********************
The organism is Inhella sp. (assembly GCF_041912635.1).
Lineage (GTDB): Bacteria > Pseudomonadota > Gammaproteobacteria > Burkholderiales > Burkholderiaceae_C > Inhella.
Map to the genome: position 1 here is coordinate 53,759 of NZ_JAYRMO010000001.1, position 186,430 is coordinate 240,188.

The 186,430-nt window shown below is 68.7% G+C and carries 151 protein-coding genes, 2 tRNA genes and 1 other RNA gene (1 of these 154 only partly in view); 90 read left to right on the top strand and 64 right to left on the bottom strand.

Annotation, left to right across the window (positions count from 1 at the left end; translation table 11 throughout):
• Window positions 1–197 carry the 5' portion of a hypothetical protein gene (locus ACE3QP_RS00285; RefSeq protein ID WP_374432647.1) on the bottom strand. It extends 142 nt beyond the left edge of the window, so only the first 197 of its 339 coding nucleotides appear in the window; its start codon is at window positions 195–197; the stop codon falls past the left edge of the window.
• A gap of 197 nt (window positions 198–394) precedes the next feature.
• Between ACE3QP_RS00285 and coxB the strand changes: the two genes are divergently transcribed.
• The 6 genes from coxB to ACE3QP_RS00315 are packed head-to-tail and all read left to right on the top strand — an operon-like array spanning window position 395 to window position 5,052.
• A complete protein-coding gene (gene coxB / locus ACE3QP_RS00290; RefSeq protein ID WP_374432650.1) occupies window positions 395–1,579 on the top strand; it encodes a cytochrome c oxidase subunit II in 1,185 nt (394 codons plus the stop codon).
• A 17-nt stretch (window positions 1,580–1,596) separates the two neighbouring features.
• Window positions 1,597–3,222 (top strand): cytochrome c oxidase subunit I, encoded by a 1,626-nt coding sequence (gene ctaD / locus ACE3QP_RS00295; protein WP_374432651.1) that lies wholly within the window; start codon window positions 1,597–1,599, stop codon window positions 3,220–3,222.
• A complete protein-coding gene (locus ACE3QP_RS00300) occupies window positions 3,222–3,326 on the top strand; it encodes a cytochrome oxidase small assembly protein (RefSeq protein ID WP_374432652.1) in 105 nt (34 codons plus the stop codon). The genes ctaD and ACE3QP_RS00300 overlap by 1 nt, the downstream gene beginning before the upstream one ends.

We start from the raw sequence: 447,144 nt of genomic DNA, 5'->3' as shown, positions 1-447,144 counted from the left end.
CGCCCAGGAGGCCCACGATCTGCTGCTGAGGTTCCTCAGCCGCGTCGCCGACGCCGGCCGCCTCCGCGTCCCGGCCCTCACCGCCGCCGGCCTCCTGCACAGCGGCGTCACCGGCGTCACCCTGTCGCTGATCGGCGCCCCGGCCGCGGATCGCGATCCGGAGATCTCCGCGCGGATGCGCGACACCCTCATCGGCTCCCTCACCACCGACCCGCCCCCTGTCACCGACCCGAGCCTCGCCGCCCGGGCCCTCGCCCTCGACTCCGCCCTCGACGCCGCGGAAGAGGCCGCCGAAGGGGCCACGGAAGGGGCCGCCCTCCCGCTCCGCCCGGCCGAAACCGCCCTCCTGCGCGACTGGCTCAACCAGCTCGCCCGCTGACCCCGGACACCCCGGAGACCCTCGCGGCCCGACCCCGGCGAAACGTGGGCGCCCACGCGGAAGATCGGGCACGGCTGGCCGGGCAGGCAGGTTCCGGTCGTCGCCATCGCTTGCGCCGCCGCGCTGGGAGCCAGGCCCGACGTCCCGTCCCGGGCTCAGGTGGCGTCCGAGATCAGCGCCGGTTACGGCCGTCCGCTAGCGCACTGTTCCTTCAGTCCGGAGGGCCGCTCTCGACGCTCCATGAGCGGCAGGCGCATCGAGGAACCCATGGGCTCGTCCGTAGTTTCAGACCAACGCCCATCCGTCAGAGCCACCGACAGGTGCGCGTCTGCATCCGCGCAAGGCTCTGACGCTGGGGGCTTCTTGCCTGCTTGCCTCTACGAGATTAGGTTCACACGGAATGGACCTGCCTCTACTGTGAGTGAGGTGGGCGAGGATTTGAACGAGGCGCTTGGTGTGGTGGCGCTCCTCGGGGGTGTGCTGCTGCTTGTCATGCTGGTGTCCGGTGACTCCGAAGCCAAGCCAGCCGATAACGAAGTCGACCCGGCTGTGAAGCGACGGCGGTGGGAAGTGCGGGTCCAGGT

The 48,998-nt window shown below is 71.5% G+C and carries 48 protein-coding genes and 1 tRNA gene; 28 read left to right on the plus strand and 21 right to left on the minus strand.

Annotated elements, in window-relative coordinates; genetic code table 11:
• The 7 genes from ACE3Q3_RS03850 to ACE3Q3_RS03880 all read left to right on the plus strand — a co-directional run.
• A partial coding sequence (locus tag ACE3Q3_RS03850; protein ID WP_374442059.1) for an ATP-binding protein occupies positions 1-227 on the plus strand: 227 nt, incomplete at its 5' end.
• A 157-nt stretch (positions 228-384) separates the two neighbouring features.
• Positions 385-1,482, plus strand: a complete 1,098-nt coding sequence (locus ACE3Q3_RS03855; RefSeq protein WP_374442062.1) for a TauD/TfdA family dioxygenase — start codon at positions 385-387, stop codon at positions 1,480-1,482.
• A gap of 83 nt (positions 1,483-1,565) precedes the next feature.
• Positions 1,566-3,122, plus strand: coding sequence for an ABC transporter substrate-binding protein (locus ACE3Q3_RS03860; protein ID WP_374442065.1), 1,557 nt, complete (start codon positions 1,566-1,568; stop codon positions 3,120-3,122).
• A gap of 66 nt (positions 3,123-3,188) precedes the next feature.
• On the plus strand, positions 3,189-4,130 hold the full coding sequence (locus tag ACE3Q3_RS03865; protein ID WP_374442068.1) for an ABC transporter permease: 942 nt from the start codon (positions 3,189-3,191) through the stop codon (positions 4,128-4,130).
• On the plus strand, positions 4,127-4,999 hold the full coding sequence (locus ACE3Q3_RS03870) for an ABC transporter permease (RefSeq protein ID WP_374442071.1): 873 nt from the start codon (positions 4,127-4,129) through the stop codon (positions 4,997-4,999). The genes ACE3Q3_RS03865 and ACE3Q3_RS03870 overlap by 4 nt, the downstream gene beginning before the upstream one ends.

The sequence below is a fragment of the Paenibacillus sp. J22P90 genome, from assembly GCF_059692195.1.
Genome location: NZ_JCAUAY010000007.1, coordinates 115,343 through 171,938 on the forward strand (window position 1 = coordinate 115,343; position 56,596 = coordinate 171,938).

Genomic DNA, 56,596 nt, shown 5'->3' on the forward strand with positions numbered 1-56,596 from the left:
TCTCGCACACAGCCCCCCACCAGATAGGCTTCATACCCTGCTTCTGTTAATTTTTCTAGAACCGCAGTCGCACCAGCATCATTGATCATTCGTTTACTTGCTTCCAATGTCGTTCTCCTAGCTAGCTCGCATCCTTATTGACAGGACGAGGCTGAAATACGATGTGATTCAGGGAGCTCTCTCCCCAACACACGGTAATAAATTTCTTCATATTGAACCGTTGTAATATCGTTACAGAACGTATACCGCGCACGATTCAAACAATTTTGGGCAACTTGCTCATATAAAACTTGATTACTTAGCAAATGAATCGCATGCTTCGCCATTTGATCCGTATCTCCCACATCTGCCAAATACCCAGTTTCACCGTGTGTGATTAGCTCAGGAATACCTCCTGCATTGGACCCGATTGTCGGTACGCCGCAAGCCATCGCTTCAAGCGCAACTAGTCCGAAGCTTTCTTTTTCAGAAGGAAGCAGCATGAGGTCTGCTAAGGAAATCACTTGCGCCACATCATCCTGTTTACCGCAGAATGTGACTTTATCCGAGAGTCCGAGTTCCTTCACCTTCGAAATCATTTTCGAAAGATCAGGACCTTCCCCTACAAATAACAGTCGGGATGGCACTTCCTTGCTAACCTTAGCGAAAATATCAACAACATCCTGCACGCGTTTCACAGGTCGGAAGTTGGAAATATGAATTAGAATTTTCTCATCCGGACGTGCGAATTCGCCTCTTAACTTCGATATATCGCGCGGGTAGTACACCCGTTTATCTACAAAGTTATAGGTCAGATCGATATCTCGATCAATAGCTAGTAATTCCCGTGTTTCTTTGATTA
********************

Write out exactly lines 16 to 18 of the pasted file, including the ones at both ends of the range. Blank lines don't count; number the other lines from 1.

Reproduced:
The 48,998-nt window shown below is 71.5% G+C and carries 48 protein-coding genes and 1 tRNA gene; 28 read left to right on the plus strand and 21 right to left on the minus strand.

Annotated elements, in window-relative coordinates; genetic code table 11:
• The 7 genes from ACE3Q3_RS03850 to ACE3Q3_RS03880 all read left to right on the plus strand — a co-directional run.